Unfortunately, on that particular morning, it was unavoidable. Fortunately, nothing scary occurred that morning. By the time we pulled into the gas station, Satsuma had emptied the contents of her bladder onto the pad that we had in her carrier, so we proceeded to change the pad in the parking lot of the gas station. This is when I remembered one of the earlier trial runs when I took Satsuma to the airport and discovered that when she gets really nervous, she loses control of her bodily functions. By the time we finished up at the gas station, it was about 4:30 am.
I’d like to say that check in went smoothly, but it didn’t. I had packed about 6 pounds too much stuff in my suitcase, so I had to do some shuffling at the ticket counter. We had 5 suitcases, 3 carry on bags and a cat. The last thing you want to do is to be shuffling items around at the ticket counter, and I always hate it when people do that at the airport. That morning, it was my turn to do it. I hereby apologize to everyone who was behind me in line that day and to the poor ticket agent, who did a great job in humoring/putting up with us.
Once the bags were sorted, we got through security without any problems. Satsuma would make some noise every now and then, but she was tolerating things fairly well considering the circumstances. Nothing much of note happened until after we boarded the plane.
Once on board, Satsuma started howling like she normally does while traveling by car. Fortunately the sound of the airplane engines soon drowned out her howls. Shortly after taking of, she pooped. Normally cat poop smells pretty bad, but add that her stomach had probably been in knots due to the move and that she was an anxious traveler and this is something altogether different. I can’t really describe the smell and do it justice except to say that it was right on the edge of being ungodly. I apologize to everyone who was on that flight that morning.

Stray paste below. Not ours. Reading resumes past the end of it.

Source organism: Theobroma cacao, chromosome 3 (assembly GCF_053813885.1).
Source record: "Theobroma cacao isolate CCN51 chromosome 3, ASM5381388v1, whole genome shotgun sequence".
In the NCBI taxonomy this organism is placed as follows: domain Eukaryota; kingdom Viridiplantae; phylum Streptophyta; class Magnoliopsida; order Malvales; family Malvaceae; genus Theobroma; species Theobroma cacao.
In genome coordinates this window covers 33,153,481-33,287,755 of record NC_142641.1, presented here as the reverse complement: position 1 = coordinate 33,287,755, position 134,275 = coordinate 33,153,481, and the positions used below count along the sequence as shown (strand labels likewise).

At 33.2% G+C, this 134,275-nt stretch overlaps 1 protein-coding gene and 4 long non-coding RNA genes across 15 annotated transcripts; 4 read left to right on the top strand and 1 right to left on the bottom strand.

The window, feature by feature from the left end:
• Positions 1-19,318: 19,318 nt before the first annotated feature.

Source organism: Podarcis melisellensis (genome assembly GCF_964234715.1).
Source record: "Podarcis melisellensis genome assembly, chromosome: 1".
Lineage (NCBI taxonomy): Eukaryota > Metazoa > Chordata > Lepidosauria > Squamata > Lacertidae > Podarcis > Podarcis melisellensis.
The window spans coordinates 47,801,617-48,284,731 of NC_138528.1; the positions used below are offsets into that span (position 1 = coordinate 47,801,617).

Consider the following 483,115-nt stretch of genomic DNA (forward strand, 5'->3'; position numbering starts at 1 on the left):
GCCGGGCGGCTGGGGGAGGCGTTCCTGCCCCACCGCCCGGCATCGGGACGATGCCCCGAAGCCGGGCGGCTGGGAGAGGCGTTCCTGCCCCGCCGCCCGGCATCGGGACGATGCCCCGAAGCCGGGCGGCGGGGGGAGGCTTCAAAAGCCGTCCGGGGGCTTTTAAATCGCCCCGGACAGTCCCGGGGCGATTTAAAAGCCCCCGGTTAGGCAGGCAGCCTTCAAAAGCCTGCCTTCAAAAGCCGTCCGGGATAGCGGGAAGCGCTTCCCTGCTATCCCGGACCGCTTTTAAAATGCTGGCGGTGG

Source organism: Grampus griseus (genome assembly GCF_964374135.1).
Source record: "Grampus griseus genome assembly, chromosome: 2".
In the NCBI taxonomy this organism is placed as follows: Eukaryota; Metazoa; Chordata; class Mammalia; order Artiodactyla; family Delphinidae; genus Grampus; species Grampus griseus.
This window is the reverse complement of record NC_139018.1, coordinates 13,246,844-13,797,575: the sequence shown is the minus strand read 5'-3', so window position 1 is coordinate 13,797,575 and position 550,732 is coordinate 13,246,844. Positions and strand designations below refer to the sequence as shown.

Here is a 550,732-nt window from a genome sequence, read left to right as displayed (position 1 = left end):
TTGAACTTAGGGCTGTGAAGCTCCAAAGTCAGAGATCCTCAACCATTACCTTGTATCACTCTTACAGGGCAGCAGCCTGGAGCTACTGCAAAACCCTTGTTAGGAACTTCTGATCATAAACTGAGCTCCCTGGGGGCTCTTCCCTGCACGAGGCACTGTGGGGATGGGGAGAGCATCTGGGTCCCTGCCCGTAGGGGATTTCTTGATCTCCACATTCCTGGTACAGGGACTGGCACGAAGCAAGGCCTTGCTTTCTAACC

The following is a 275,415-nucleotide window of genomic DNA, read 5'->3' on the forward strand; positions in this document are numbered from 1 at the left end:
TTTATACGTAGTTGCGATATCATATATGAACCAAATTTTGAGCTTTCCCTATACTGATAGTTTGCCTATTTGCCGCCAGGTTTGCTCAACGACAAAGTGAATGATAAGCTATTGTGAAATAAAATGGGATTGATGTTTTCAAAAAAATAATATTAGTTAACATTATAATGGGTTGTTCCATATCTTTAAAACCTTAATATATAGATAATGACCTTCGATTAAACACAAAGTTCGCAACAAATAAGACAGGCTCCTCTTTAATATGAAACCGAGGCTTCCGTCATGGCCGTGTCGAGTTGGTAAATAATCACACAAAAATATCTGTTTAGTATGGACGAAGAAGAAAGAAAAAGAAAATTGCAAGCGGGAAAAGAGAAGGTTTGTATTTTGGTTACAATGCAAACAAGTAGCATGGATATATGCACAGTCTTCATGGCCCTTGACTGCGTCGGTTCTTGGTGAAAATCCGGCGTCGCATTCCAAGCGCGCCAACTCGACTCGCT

There wasn’t a thing that I could do until the seat belt sign was turned off, so my wife and I devised our game plan. When the seat belt sign went off, I’d get up, obtain the proper supplies from the overhead bin, take the cat to the lavatory, dispose of the offending object(s), change her pad and then come back. This is, more or less, how things transpired. I was fortunate that no one else also needed to use the lavatory so I got right in. I could only imagine the reactions of the people around me had I needed to stand in the aisle and wait my turn.
When I got in, I sat the carrier on the toilet lid and slowly opened the carrier in order to survey the damage. There was some poop in there, but it wasn’t nearly as bad as it smelled. After carefully removing Satsuma and setting her down on the thankfully dry floor I went about changing the pad. Before this was complete, she tried to jump back into the carrier. When I removed her, she tried jumping in again. As it turns out, the floor of an airplane lavatory is not the most comfortable place for a cat. I finally got things taken care of, put Satsuma back in the carrier and returned to my seat.
The rest of the flight consisted of Satsuma thrashing about the carrier while we tried to calm her down. It was kind of like in movies when there's some giant, unseen beast within a large wooden crate only much smaller. You knew something was going on, but you didn't quite know what it was. The rest of the trip was more of the same, so I’ll spare you the repetition.
In the end, we did make it to Boston without too many problems, but it was a very long day. If you can avoid traveling with a cat that loathes travel, I’d advise avoiding it. Satsuma is currently doing much better in her new home and enjoys sleeping and watching the birds from one of the many windows she now has access to.
If you have any interesting pet travel stories, I’d love to hear them. Please leave a comment below.